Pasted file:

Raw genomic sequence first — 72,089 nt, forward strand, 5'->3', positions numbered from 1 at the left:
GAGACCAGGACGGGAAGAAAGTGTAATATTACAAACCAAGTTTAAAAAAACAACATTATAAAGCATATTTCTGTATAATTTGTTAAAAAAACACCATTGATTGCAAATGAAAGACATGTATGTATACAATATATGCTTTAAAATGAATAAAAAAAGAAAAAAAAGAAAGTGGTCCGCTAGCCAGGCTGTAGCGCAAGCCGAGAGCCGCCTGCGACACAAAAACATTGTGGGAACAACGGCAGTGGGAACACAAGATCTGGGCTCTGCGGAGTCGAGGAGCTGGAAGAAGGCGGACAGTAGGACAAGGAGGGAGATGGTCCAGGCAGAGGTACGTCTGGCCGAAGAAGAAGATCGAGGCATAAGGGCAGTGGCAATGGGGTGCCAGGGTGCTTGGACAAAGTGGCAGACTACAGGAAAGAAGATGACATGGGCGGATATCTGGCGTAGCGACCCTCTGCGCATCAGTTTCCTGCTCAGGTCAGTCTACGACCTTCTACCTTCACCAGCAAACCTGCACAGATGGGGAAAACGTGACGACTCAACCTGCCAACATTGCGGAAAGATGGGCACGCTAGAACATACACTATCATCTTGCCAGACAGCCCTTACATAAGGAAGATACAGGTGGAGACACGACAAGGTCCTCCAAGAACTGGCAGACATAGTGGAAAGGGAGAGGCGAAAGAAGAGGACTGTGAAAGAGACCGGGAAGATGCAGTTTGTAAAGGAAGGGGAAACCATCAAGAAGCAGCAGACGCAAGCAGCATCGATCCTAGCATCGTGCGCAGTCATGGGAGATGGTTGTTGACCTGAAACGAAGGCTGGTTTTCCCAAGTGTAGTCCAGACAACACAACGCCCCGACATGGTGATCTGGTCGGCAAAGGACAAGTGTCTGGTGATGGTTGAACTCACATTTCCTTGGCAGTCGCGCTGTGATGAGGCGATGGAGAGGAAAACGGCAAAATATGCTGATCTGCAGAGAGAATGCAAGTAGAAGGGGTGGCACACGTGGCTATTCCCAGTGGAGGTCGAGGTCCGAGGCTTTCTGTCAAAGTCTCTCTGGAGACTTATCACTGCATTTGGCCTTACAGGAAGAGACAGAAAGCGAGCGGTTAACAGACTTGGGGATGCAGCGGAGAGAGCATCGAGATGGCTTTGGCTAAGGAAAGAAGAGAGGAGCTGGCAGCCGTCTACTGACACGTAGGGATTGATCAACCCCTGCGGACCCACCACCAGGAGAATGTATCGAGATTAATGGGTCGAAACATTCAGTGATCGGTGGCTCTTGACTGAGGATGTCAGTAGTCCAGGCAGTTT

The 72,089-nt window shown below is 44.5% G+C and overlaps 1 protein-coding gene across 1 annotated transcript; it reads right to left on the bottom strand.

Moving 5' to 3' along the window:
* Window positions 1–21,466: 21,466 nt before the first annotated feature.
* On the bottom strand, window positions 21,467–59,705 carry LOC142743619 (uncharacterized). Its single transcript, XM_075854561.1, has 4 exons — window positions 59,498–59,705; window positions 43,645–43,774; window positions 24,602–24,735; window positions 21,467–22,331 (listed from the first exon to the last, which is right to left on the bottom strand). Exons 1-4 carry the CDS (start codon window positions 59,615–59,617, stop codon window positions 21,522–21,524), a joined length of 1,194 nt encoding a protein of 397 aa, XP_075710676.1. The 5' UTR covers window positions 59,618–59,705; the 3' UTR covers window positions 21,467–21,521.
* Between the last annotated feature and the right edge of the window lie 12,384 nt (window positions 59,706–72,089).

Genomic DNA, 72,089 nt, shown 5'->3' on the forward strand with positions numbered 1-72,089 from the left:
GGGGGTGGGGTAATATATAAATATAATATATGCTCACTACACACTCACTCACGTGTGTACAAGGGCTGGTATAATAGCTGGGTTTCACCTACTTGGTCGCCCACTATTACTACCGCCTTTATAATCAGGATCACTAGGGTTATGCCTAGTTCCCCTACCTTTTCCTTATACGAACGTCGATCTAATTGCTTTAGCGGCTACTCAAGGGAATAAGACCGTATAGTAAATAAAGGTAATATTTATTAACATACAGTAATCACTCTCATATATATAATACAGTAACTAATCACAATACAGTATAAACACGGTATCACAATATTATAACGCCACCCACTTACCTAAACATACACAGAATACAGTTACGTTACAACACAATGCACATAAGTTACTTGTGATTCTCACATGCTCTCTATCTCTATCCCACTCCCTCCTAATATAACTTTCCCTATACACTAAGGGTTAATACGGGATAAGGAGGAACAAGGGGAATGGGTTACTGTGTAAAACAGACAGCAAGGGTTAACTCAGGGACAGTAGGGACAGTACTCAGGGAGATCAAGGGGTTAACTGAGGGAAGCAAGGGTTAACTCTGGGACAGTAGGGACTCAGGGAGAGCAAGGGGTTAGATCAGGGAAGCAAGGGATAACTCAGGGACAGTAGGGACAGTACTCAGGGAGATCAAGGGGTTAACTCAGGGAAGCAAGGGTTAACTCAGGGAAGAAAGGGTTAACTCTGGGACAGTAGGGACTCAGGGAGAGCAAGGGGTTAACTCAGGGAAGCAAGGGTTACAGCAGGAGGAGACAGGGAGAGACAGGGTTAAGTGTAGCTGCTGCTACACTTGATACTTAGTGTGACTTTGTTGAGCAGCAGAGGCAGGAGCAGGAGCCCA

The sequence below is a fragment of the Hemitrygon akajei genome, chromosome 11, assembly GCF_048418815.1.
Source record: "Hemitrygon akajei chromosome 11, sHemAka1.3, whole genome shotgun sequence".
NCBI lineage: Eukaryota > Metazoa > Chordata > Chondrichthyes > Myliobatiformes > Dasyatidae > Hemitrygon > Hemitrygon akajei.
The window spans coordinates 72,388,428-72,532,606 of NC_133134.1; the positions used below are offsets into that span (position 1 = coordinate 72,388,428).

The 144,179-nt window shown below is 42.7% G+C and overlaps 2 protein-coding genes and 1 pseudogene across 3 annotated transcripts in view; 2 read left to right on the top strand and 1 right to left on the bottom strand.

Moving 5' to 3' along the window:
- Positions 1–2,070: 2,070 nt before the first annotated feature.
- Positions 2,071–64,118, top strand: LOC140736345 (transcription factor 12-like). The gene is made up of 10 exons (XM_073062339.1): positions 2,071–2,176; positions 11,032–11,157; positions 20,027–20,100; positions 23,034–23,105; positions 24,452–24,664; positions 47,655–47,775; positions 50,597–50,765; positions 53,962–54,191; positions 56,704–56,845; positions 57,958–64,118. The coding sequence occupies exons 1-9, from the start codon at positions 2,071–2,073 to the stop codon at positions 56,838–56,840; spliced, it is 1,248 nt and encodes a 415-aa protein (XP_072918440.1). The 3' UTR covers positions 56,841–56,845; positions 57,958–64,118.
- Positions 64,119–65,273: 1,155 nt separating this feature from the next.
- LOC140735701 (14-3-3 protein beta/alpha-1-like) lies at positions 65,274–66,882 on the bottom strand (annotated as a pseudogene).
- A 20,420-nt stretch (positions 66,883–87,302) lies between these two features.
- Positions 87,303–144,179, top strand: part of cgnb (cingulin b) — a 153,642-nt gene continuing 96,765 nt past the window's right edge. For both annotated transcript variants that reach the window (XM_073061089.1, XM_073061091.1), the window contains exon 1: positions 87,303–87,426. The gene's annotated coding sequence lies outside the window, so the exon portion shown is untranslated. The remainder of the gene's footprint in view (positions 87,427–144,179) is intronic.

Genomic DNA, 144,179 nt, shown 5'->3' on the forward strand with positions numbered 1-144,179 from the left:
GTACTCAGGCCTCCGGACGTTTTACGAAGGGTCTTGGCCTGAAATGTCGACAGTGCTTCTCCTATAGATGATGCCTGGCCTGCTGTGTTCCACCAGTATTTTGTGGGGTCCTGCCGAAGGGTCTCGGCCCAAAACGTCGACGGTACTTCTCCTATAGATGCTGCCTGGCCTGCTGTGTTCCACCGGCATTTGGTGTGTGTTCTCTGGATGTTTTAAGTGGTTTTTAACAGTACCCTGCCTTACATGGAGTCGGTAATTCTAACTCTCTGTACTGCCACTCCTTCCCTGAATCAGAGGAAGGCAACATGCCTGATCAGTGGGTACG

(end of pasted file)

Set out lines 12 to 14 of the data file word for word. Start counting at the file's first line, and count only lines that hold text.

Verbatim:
NCBI lineage: Eukaryota > Metazoa > Chordata > Chondrichthyes > Myliobatiformes > Dasyatidae > Hemitrygon > Hemitrygon akajei.
The window spans coordinates 72,388,428-72,532,606 of NC_133134.1; the positions used below are offsets into that span (position 1 = coordinate 72,388,428).

The 144,179-nt window shown below is 42.7% G+C and overlaps 2 protein-coding genes and 1 pseudogene across 3 annotated transcripts in view; 2 read left to right on the top strand and 1 right to left on the bottom strand.